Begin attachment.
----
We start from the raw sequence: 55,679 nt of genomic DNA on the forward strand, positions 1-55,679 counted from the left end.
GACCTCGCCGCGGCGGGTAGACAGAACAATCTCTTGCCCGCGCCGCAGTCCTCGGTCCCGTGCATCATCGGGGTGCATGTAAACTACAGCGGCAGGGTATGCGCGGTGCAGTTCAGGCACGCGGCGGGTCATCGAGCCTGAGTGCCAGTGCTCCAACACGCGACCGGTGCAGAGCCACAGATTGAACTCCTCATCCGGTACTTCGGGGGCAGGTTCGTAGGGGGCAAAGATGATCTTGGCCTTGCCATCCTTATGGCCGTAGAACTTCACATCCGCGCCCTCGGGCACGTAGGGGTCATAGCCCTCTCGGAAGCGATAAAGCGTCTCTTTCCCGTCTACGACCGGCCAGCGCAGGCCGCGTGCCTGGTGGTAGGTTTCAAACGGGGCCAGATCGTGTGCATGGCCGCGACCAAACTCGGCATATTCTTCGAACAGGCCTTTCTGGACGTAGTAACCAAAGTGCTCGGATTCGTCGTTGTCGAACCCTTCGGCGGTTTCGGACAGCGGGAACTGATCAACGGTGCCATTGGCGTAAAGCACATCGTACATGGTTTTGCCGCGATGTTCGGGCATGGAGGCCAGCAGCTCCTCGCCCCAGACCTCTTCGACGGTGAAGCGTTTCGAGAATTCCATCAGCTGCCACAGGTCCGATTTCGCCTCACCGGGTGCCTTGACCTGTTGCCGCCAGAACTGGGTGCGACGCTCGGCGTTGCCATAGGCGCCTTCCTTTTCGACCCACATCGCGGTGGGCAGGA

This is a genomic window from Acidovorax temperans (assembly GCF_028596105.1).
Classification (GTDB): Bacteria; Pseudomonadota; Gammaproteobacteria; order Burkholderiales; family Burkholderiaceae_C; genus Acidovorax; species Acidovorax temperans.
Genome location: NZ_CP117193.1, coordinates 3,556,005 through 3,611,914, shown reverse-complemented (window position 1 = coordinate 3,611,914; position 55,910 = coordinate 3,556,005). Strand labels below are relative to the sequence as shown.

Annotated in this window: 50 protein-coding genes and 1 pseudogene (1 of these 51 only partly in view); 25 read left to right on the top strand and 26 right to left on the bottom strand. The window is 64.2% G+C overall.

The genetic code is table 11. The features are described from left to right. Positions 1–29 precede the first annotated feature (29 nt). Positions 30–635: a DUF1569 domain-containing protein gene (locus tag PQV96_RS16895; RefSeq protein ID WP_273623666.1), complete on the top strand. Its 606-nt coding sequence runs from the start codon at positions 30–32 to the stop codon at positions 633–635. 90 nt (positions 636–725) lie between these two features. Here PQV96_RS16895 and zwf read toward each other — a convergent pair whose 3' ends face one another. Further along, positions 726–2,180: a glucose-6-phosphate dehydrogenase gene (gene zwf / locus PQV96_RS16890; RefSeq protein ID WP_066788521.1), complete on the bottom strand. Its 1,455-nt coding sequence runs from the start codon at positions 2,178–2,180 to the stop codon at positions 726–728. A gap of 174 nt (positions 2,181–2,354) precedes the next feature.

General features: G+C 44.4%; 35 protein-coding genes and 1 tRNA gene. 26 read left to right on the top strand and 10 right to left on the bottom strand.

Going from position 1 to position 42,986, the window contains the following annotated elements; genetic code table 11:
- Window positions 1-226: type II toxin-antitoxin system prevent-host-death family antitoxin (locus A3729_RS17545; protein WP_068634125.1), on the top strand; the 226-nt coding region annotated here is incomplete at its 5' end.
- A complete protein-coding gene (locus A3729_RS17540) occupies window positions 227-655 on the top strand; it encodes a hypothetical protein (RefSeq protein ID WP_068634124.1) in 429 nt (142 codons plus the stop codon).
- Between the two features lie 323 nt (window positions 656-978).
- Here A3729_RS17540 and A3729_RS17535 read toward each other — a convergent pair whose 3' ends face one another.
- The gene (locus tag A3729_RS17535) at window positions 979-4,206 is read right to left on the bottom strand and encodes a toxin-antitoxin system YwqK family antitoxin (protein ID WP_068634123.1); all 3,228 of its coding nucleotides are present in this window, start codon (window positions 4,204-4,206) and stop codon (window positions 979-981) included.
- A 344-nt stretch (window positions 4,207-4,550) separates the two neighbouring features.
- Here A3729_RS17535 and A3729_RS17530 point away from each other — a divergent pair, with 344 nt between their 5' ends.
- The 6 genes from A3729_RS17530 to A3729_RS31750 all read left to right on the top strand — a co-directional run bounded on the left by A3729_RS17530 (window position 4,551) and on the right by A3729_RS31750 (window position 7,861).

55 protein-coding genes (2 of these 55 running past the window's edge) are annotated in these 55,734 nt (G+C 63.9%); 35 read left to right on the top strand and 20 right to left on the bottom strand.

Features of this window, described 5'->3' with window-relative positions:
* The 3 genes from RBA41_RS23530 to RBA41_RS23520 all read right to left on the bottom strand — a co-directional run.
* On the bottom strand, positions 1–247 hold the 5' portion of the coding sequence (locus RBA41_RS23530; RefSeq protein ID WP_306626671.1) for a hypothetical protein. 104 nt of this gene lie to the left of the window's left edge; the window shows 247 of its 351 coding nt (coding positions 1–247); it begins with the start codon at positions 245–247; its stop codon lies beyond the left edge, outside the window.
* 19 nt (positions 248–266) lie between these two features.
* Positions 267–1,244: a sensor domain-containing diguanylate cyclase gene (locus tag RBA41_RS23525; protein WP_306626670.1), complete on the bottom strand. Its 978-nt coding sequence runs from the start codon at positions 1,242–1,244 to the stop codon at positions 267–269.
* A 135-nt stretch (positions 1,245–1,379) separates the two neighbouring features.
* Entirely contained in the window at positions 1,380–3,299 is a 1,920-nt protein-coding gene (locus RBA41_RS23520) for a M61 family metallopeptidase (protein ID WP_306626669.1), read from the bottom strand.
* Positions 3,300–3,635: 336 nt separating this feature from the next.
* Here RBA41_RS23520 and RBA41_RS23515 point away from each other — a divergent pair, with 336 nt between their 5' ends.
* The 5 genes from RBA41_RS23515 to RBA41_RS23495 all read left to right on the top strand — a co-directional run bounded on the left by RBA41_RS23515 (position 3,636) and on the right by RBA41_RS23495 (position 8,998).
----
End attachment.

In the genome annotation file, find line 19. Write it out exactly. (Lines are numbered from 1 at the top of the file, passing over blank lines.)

Features of this window, described 5'->3' with window-relative positions: